Thursday, August 21, 2014

Conversation 4: Arleen Williams

Welcome back to Clockwork Conversations, everyone! 

I'm your host, February Grace, and today my guest is author Arleen Williams.

Let's start with a bit about her...


Arleen Williams is the author of three books. Running Secrets, the first novel in the Alki Trilogy, is about the power of friendship in helping overcome the dysfunction of family and life. Biking Uphill, book two of the Alki Trilogy, invites the reader into a world of undocumented immigration, where parents are deported, and a young girl is abandoned to face life on her own. The Thirty-Ninth Victim is a memoir of her family’s journey before and after her sister's murder.

Arleen teaches English as a Second Language at South Seattle College and has worked with immigrants and refugees for close to three decades. Arleen lives and writes in West Seattle.


Welcome, Arleen!

Q1: Where did you grow up: city, country, or suburbs?

AW: I grew up on ten acres of underdeveloped land in the Issaquah Valley southeast of Seattle, WA. It was not a working farm. My father was a steamfitter, my mother a nurse, and neither knew the first thing about farming. But at different times throughout my childhood, we had a few horses and cows, some pigs and chickens and a failure of a vegetable garden.

Q2: Was it much different from where you live now?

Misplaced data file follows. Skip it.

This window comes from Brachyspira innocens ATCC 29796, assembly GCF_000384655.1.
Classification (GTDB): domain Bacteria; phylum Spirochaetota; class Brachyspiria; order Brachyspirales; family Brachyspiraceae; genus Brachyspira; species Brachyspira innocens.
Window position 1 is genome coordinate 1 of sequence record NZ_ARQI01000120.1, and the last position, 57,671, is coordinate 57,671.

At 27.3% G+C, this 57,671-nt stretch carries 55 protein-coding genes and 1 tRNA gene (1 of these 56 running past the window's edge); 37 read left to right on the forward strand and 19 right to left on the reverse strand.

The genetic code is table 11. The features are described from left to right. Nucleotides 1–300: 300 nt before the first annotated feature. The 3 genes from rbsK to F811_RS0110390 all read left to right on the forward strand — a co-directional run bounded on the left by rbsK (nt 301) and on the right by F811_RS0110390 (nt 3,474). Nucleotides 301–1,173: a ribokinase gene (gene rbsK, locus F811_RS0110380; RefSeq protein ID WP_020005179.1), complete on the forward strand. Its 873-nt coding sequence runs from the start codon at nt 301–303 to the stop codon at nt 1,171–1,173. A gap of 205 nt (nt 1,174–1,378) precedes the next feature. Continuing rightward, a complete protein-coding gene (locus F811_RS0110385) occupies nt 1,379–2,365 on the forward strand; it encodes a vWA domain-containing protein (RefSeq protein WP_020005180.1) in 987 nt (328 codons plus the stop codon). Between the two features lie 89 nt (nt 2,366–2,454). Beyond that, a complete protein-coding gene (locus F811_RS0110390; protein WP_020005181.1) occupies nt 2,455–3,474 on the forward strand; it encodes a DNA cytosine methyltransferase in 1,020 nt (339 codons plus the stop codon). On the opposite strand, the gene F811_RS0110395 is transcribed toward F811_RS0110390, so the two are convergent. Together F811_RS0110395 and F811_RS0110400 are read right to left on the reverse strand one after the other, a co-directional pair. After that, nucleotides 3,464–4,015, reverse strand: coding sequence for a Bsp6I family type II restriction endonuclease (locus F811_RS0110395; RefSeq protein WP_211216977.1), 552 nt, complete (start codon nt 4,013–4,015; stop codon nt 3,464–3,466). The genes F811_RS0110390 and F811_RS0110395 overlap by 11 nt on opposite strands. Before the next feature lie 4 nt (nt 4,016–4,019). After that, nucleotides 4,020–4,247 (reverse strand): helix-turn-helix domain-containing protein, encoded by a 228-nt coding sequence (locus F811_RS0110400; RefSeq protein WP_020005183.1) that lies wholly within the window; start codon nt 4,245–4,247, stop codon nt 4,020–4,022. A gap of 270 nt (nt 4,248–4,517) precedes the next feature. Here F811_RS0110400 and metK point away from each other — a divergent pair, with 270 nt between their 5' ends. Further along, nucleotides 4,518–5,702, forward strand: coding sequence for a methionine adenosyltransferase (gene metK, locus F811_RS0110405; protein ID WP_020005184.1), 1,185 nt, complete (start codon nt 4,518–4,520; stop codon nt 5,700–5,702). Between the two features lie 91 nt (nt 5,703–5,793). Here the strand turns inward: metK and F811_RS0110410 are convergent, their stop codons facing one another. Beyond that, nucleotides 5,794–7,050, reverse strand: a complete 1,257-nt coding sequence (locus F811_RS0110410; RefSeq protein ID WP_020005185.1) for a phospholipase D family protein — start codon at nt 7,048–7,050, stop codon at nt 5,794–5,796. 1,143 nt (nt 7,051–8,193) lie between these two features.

AW: Now I live in Seattle, a place I rarely visited as a child though only twenty-five miles away. My life is totally different from that of my parents. I live within walking distance of everything I could possibly need or want in the way of shopping or entertainment, including two huge parks and Alki Beach. And I have a ten-minute commute to the college where I teach. Only now and then I wonder what it would be like to ride a horse again.

Q3: Do you have any hobbies unrelated to writing/reading?

AW: I bike and hike in the summer, cross-country ski in the winter. I love movies and theater, a good meal with friends and family, snorkel-related travel when winter gray gets overwhelming, and spring flowers and summer green in the small yard I tend with my husband. I suppose I could help him more with the gardening, but there just aren't sufficient hours in a day what with all the hammock-based sky gazing.

Q4: If you could spend just one day in any city in the world, what city would it be? Why?

AW: Tough question. Do I return to one of the cities I've visited and loved: Paris or Venice, New York or London? Do I visit one of the cities where I once lived: Caracas, Mexico City, Honolulu? Or do I go someplace I do not know: Amsterdam or Barcelona, Havana or San Jose de Costa Rica? For JUST ONE DAY? Does that include travel time?! If so, I'd stay closer to home and head to Santa Fe or Taos, New Mexico. I've heard wonderful things about New Mexico and somehow have not made it there. Yet.

Q5: *Bonus question for everyone* Do you collect anything? If so, why?

AW: Refrigerator magnets. They remind me of all the places I've traveled. I may have to limit the collection. The refrigerator groans under the extra weight.


I can picture that, mine is the same way!

Thank you again, Arleen, for visiting today.

You can learn more about the author and her books by visiting her website at:

See you all next time, when my guest will be author Lisa Fernow.


1 comment:

  1. Great interview! I also collect refrigerator magnets. The only downside I find is that the cat and dog fur tends to gravitate toward them, so I'm forever taking them down to clean! --Mary Rowen